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Patrician Priesthoods

It is no coincidence that the events mentioned above occurred within the decades before the lex Villia annalis and during an epoch that was highly interested in the systematization of the official career path. This effort to clarify the character of public offices was also extended to religious roles, sacerdotia. But what is striking are the restrictions placed on holding various offices simultaneously. Not only are these measures surprising, but they seemed to fail or to work contrary to intention.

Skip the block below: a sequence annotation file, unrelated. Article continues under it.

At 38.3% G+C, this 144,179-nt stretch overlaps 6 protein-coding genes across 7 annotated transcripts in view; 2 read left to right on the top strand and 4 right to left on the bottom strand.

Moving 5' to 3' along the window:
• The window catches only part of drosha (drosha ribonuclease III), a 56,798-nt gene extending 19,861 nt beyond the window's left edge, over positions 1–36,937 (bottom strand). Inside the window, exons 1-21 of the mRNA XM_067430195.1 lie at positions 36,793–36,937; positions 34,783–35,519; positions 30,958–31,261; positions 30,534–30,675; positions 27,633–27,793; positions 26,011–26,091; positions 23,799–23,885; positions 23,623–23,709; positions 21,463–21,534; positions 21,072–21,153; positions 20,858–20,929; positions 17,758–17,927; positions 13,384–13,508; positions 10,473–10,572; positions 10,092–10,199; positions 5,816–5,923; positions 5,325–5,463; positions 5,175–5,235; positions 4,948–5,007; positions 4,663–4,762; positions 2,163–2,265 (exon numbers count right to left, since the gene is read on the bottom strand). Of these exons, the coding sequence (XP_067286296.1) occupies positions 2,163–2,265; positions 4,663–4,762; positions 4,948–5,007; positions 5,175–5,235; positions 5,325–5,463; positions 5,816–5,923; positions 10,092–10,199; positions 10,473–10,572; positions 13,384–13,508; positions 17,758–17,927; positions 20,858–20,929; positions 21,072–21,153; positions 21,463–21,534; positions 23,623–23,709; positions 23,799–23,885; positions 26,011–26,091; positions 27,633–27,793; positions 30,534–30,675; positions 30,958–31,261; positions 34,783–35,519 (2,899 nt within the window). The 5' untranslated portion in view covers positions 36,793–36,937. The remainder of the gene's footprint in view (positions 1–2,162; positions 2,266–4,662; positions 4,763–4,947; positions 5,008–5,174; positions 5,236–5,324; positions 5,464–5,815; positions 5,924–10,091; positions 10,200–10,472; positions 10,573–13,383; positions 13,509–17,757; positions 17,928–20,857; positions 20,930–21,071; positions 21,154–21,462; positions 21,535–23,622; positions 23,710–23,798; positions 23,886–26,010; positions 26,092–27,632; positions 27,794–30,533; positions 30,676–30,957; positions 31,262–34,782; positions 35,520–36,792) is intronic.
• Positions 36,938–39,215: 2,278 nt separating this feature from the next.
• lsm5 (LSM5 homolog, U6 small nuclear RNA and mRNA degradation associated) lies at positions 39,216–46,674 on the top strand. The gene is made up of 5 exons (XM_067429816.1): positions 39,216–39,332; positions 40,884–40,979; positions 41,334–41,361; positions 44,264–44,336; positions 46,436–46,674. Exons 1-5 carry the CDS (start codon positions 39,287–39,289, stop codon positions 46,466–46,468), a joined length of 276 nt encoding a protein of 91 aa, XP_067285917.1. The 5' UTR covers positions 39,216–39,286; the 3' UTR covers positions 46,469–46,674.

Older research in particular has stressed that the incidents we have discussed are located in a field of conflict between patricians and plebeians. The relevance of this social distinction in the religious arena is illustrated by the lex Ogulnia of 300 BC. This legislation established that the large colleges should have a majority occupation of at least 50 percent plebeians while simultaneously preserving a patrician minority of nearly 50 percent. This principle was not only maintained within all the old colleges but was also applied to the staffing of the newly founded college of the Tresviri Epulones in 196.[1] Publius Manlius was, presumably, a patrician alongside two tribunes of the plebs.[2] It might be supposed that this put an end to the tension between patricians and plebeians, as it forced members of both orders to cooperate and removed the patrician monopoly on certain religious activities. And yet it actually attests to the ongoing relevancy of the social distinction. Furthermore, certain offices remained inaccessible to one of the two orders: the curule was exclusive to plebeian aediles, and no plebeian could become a Flamen Dialis or a Rex Sacrorum.